It is sausage-making time in Sacramento.
It’s the time where intense behind-the-scenes lobbying is going on over the many dozens of bills being held in suspense in the Assembly and Senate appropriations committees.
These are bills that require a certain amount of funding, so they can’t all go on to a floor vote in the state legislature. As one staffer put it, critical decisions have to be made here, because the state has more bills than money.
A number of health-related bills cleared suspense yesterday and were approved to move on to a floor vote. The legislature has until the end of this month to pass new laws.
- The biggest ones to pass were AB 1602 (John Perez, D-Los Angeles) and SB 900 (Elaine Alquist, D-Santa Clara), the two bills that set up the state’s Health Insurance Benefits Exchange. “It took a lot of negotiating over the past few days,” Alquist press officer Sailaja Rajappan said, “to come up with a solution everyone can live with.”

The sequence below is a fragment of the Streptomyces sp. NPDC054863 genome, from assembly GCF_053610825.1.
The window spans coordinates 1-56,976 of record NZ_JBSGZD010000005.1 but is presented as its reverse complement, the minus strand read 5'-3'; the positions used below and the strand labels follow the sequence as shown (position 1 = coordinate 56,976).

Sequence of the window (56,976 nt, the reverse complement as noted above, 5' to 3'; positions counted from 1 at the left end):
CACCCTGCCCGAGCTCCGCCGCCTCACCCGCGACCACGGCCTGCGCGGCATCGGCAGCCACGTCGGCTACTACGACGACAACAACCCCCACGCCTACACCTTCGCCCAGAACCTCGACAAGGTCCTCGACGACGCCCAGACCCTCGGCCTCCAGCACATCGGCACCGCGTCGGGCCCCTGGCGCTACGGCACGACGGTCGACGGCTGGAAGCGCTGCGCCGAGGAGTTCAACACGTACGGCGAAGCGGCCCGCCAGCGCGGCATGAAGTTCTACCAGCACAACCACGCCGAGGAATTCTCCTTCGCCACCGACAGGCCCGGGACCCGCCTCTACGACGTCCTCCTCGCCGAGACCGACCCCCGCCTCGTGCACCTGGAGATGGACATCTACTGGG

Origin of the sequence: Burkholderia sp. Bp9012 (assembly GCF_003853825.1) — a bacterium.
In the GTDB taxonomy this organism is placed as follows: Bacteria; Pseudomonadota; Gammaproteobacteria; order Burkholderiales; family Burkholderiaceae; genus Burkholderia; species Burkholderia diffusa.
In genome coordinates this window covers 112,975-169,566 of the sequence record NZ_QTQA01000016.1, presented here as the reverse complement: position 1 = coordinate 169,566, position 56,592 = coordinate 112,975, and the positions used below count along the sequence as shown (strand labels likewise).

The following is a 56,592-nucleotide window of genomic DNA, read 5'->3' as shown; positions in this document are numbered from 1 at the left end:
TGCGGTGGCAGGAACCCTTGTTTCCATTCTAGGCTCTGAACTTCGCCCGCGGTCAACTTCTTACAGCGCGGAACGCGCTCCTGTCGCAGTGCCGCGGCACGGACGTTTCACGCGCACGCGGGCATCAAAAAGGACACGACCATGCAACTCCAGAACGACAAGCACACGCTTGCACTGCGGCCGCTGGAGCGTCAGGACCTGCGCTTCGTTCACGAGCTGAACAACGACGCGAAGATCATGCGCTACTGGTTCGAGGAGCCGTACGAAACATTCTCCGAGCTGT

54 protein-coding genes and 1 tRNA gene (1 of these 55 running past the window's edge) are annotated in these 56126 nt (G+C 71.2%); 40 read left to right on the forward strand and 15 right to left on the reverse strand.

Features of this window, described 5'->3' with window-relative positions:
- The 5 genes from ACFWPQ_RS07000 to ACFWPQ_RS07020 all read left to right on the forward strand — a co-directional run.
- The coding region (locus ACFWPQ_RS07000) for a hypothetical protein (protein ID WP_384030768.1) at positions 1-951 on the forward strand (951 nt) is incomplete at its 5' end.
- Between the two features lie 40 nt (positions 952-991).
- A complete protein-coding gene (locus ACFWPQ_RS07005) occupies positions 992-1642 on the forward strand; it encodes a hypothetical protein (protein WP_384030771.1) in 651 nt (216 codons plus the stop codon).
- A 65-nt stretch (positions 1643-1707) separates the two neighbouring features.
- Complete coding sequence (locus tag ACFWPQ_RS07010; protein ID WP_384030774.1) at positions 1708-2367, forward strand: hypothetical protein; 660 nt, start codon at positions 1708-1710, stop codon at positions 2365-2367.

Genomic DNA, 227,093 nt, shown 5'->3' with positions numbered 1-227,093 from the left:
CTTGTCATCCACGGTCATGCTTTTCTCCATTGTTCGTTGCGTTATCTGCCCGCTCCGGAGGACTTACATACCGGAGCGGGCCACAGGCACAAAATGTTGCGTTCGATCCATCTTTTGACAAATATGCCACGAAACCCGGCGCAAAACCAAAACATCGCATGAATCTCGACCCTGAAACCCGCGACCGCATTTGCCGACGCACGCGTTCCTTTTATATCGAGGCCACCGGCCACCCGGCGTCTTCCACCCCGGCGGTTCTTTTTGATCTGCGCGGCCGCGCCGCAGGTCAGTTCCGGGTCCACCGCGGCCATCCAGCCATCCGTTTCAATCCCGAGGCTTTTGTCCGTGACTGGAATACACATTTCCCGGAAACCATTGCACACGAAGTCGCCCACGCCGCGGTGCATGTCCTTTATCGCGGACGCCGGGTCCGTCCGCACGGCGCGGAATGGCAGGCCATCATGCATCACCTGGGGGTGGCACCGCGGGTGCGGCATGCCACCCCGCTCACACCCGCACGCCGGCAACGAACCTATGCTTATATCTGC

- The bill to regulate the size of rate hikes by the health insurance industry also passed and will go to a floor vote. AB 2578 (Dave Jones, D-Sacramento) gained prominence after the public outcry over large proposed rate hikes by Anthem Blue Cross.
- Single payer advocates got their way with passage out of suspense of SB 810 (Mark Leno, D-San Francisco).
- Also passed out of committee were three health bills proposed by Hector De La Torre (D-South Gate) — AB 1825, which would expand coverage of maternity services; AB 2470, which would protect patients from unlawful rescission of health insurance; and AB 2345, which aims to expand coverage to include some preventive care. The rescission bill arguably would have the biggest impact of the group, and was probably the biggest question mark for getting out of suspense. “The insurance industry has made billions of dollars by unfairly canceling health policies, with little to no oversight prior to canceling the policies,” De La Torre said. “The damage felt by consumers, many of them sick, are monumental.Â We need strong enforcements to create real disincentives for denying coverage.”
- The one big health bill that was held was AB 591, also authored by De La Torre, which is designed to prohibit insurance rate hikes for a period of time.
- And finally, two other health bills passed out of committee and will head for a floor vote: SB 1088 (Curren Price, D-Inglewood), which would extend coverage of dependents to age 26; and AB 2244 (Mike Feuer, D-Los Angeles), which would prohibit limitation of coverage because of pre-existing conditions.